Collins: Keeping Earth in View Doesn’t Require a Spacecraft
On July 24, 1969, the Apollo 11 crew with Commander Neil Armstrong, Command Module Pilot Michael Collins, and Lunar Module Pilot Buzz Aldrin splashed down in the Pacific Ocean after achieving the first lunar landing. (NASA) Earth Day 2019:
This year marks the 50
th anniversary of mankind’s first landing on the moon, on July 20, 1969.
While Neil Armstrong and Buzz Aldrin were on the moon taking “
one small step for man, one giant leap for mankind”, Michael Collins’ job was to fly around the moon and pick them up again before coming back to earth.
Astronaut Collins spoke at the National Press Club Apr. 15 to
recount his role in the Apollo 11 mission with Armstrong and Aldrin. He was interviewed
by Marvin Kalb, and they discussed not only the 1969 mission but today’s Mars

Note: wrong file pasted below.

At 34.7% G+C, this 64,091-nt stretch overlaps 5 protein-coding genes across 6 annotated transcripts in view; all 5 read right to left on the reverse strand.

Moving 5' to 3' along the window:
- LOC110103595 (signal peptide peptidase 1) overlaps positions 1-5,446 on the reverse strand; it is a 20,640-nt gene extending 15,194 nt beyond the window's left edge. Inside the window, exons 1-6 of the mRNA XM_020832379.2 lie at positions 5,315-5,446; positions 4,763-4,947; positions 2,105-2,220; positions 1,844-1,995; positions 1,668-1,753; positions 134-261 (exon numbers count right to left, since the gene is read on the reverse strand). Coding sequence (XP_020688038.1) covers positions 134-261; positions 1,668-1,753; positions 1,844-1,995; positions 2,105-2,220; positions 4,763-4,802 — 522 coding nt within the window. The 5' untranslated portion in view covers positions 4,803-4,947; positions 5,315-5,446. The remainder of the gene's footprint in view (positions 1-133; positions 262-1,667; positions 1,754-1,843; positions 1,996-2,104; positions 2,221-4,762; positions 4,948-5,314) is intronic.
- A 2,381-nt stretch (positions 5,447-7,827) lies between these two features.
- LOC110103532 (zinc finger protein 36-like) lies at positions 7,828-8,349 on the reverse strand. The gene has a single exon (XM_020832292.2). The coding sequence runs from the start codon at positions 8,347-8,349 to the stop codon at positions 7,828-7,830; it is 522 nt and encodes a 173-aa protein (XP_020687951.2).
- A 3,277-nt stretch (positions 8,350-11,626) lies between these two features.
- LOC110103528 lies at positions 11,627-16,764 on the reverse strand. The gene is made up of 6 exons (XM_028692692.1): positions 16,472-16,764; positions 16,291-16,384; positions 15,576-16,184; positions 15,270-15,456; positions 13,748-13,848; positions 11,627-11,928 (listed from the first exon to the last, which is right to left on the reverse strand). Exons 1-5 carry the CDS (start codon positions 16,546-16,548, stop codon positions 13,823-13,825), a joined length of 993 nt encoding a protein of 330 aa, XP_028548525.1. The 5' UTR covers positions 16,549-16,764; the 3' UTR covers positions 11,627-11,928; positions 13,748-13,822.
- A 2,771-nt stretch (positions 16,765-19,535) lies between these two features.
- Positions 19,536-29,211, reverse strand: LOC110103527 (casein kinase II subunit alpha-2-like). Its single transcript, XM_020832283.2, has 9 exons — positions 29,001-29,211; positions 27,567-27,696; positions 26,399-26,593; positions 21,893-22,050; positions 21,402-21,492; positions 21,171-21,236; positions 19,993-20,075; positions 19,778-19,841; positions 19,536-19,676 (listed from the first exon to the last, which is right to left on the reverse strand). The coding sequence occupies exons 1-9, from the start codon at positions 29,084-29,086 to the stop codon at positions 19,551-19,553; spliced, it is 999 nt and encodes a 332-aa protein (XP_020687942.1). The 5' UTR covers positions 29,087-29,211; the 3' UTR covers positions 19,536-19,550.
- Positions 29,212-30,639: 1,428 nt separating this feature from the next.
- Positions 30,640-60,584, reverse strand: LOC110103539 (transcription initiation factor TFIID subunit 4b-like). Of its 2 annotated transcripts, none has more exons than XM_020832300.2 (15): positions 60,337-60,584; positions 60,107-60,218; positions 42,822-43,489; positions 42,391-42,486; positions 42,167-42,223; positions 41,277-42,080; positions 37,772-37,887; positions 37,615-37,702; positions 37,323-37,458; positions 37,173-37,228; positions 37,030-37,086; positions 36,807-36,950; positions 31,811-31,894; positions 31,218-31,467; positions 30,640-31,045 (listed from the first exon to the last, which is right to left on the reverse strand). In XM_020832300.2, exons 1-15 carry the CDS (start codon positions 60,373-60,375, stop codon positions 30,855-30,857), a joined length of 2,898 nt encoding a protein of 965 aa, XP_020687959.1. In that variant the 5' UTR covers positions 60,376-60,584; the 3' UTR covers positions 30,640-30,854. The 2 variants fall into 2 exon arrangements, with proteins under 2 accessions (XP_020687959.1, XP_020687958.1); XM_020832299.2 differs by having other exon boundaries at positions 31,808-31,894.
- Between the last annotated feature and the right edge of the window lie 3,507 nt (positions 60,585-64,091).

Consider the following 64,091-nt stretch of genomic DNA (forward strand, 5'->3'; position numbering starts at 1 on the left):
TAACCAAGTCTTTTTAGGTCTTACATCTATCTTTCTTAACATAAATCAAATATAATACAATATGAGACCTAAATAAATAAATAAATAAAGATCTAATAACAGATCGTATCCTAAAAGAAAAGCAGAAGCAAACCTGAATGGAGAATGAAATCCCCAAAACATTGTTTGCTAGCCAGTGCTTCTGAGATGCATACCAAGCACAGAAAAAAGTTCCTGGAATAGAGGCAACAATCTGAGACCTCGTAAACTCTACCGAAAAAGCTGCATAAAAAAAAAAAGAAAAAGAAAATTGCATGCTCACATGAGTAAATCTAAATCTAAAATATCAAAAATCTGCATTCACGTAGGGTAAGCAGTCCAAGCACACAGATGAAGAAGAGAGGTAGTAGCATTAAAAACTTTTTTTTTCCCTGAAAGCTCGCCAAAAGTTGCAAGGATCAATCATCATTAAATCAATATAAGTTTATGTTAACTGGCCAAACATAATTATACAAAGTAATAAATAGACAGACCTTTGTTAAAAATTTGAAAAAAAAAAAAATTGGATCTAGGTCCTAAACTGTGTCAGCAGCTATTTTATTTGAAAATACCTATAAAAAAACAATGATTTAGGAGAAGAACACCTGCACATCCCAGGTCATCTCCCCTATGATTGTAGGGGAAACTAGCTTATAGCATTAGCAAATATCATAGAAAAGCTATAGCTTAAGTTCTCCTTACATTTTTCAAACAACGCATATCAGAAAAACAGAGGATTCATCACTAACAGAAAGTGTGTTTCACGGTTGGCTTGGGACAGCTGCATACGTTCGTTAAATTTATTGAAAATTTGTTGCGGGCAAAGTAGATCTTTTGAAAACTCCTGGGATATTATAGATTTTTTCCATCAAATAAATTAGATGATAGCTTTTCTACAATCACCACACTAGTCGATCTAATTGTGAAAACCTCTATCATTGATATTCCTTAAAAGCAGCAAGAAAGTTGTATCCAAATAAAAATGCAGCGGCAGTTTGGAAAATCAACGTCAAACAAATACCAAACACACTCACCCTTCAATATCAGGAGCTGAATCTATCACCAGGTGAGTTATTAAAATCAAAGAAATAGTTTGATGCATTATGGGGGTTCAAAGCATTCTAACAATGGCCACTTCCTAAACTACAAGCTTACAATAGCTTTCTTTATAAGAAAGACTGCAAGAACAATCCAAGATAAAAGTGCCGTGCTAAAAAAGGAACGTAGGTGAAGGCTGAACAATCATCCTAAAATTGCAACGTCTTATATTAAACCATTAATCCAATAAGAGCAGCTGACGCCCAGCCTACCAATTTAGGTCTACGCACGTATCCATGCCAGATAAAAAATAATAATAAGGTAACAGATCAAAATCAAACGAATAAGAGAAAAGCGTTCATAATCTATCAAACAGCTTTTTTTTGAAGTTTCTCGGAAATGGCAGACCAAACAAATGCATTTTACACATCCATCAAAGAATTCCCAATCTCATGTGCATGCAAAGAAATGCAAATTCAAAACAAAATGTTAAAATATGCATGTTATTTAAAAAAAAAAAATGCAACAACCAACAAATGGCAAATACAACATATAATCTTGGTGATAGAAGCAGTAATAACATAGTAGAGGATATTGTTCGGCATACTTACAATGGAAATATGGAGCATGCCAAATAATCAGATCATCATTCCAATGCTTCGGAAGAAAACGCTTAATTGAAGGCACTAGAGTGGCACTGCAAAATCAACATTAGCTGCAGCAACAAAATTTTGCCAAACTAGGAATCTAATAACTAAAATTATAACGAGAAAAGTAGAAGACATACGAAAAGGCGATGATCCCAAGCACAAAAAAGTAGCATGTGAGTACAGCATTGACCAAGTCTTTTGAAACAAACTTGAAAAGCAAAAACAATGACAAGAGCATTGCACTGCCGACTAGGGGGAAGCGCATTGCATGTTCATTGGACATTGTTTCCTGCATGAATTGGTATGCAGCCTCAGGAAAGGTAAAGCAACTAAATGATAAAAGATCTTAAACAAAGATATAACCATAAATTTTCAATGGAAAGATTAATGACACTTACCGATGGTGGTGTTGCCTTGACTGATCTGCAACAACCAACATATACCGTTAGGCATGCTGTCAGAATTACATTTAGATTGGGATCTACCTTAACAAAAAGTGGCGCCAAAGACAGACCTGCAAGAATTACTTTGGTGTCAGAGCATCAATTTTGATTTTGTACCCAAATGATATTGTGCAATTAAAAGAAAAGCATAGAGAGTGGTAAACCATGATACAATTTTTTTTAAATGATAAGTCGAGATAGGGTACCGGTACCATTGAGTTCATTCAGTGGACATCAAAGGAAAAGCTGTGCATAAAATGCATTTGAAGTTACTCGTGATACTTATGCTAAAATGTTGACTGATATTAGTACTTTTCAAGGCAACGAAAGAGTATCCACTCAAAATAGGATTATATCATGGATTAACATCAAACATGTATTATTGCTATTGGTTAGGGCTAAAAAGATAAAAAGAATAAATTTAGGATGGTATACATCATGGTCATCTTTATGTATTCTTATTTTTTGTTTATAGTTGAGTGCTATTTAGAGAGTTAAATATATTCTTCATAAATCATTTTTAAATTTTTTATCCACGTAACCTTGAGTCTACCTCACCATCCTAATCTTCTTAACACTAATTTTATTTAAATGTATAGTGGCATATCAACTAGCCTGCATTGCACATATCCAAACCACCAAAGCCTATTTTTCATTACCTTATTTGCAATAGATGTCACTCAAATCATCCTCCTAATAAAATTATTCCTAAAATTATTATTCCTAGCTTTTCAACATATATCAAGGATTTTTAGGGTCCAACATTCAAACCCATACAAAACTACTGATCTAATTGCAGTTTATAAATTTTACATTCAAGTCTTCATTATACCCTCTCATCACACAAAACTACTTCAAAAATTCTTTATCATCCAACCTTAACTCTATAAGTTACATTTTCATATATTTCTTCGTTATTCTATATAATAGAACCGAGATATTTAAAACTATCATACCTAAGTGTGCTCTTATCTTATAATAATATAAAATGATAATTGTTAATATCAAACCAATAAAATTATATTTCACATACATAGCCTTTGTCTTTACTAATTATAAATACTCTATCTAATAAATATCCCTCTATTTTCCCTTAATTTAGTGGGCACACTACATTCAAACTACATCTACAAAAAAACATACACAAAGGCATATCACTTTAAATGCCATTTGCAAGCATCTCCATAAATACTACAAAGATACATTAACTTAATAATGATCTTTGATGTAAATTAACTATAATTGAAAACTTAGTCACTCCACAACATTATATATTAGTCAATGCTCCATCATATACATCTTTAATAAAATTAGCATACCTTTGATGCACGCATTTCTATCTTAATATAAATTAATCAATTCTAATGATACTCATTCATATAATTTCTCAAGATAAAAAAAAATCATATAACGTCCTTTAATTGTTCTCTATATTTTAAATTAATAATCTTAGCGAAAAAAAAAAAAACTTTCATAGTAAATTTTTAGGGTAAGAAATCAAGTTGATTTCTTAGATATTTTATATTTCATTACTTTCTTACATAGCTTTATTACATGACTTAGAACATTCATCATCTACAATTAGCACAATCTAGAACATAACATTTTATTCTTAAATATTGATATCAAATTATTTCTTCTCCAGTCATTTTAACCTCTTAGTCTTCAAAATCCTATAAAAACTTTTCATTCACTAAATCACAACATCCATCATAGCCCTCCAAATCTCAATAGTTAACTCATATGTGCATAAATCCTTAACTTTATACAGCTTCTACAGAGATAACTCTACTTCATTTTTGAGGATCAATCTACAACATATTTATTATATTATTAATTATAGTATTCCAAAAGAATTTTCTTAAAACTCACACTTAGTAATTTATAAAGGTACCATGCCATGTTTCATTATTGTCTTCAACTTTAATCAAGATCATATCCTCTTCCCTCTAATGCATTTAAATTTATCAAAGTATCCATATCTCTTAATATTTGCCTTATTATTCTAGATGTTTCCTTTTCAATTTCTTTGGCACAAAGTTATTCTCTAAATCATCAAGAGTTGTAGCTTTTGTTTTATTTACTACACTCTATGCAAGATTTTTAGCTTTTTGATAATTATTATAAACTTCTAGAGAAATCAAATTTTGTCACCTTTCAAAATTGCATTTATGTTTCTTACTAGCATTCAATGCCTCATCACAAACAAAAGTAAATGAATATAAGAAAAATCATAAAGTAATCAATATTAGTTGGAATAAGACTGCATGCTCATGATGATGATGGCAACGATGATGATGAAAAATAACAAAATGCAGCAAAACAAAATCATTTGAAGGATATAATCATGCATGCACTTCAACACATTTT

mission planning, competition in space, militarization and privatization of
space technology, and what space exploration means for people, politics, and the
The full livestreamed video is available at the
National Press Club.
Aldrin stands beside the lunar module strut and probe. (NASA)
Aldrin poses for a portrait. (NASA)
Aldrin’s boot and footprint in lunar soil. (NASA)
This photograph of the Lunar Module at Tranquility Base was taken by Neil Armstrong during the Apollo 11 mission, from the rim of Little West Crater on the lunar surface. Armstrong’s shadow and the shadow of the camera are visible in the foreground. When he took this picture, Armstrong was clearly standing above the level of the Lunar Module’s footpads. Darkened tracks lead leftward to the deployment area of the Early Apollo Surface Experiments Package (EASEP) and rightward to the TV camera. This is the furthest distance from the lunar module traveled by either astronaut while on the moon. (NASA)
Full panoramic image of the lunar module at tranquility base. (NASA)
The lunar module approaches the command module for docking, with earthrise in the background. (NASA)
Crescent earth image taken on the Apollo 11 return trip. (NASA)
Earthrise viewed from lunar orbit prior to landing on the moon. (NASA)
Lunar module inspection after undocking. (NASA)
Apollo 11 Mission Page
NASA History: Apollo 11
Listen to “One small step…” audio at NASA.